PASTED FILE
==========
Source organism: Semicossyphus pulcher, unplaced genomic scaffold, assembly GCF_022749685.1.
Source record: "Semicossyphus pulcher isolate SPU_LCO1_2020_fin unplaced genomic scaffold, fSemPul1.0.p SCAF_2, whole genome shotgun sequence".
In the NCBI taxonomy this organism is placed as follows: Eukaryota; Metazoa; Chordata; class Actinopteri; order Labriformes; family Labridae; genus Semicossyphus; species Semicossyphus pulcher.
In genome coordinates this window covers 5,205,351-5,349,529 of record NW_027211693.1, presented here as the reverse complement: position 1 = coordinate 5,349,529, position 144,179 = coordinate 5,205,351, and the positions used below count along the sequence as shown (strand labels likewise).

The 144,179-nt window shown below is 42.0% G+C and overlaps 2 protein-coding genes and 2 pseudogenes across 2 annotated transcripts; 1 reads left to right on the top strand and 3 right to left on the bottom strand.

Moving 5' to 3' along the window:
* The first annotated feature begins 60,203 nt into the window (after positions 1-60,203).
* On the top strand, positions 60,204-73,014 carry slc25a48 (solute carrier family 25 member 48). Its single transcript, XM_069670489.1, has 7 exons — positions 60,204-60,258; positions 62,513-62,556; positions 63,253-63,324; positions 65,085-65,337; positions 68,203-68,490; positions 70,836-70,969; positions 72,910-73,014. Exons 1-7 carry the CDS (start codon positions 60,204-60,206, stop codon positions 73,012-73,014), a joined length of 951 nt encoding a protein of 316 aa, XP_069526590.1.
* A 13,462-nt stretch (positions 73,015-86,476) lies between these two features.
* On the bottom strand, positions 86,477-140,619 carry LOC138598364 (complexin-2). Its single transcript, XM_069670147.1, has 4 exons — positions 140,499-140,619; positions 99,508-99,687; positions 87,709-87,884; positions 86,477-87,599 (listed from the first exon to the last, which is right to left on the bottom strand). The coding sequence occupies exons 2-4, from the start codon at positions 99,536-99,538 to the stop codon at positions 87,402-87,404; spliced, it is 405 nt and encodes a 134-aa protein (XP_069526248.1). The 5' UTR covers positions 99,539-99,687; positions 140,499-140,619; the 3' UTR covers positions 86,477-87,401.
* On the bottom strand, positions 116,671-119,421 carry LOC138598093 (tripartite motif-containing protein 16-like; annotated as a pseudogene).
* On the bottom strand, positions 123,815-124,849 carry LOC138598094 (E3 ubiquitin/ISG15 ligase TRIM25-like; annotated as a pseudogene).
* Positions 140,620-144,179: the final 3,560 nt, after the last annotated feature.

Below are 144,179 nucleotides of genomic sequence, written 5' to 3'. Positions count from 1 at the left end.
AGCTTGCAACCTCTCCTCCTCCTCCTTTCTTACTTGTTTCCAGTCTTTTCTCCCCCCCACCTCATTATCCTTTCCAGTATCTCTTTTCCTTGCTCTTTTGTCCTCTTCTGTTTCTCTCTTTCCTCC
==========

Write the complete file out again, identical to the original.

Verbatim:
Source organism: Semicossyphus pulcher, unplaced genomic scaffold, assembly GCF_022749685.1.
Source record: "Semicossyphus pulcher isolate SPU_LCO1_2020_fin unplaced genomic scaffold, fSemPul1.0.p SCAF_2, whole genome shotgun sequence".
In the NCBI taxonomy this organism is placed as follows: Eukaryota; Metazoa; Chordata; class Actinopteri; order Labriformes; family Labridae; genus Semicossyphus; species Semicossyphus pulcher.
In genome coordinates this window covers 5,205,351-5,349,529 of record NW_027211693.1, presented here as the reverse complement: position 1 = coordinate 5,349,529, position 144,179 = coordinate 5,205,351, and the positions used below count along the sequence as shown (strand labels likewise).

The 144,179-nt window shown below is 42.0% G+C and overlaps 2 protein-coding genes and 2 pseudogenes across 2 annotated transcripts; 1 reads left to right on the top strand and 3 right to left on the bottom strand.

Moving 5' to 3' along the window:
* The first annotated feature begins 60,203 nt into the window (after positions 1-60,203).
* On the top strand, positions 60,204-73,014 carry slc25a48 (solute carrier family 25 member 48). Its single transcript, XM_069670489.1, has 7 exons — positions 60,204-60,258; positions 62,513-62,556; positions 63,253-63,324; positions 65,085-65,337; positions 68,203-68,490; positions 70,836-70,969; positions 72,910-73,014. Exons 1-7 carry the CDS (start codon positions 60,204-60,206, stop codon positions 73,012-73,014), a joined length of 951 nt encoding a protein of 316 aa, XP_069526590.1.
* A 13,462-nt stretch (positions 73,015-86,476) lies between these two features.
* On the bottom strand, positions 86,477-140,619 carry LOC138598364 (complexin-2). Its single transcript, XM_069670147.1, has 4 exons — positions 140,499-140,619; positions 99,508-99,687; positions 87,709-87,884; positions 86,477-87,599 (listed from the first exon to the last, which is right to left on the bottom strand). The coding sequence occupies exons 2-4, from the start codon at positions 99,536-99,538 to the stop codon at positions 87,402-87,404; spliced, it is 405 nt and encodes a 134-aa protein (XP_069526248.1). The 5' UTR covers positions 99,539-99,687; positions 140,499-140,619; the 3' UTR covers positions 86,477-87,401.
* On the bottom strand, positions 116,671-119,421 carry LOC138598093 (tripartite motif-containing protein 16-like; annotated as a pseudogene).
* On the bottom strand, positions 123,815-124,849 carry LOC138598094 (E3 ubiquitin/ISG15 ligase TRIM25-like; annotated as a pseudogene).
* Positions 140,620-144,179: the final 3,560 nt, after the last annotated feature.

Below are 144,179 nucleotides of genomic sequence, written 5' to 3'. Positions count from 1 at the left end.
AGCTTGCAACCTCTCCTCCTCCTCCTTTCTTACTTGTTTCCAGTCTTTTCTCCCCCCCACCTCATTATCCTTTCCAGTATCTCTTTTCCTTGCTCTTTTGTCCTCTTCTGTTTCTCTCTTTCCTCC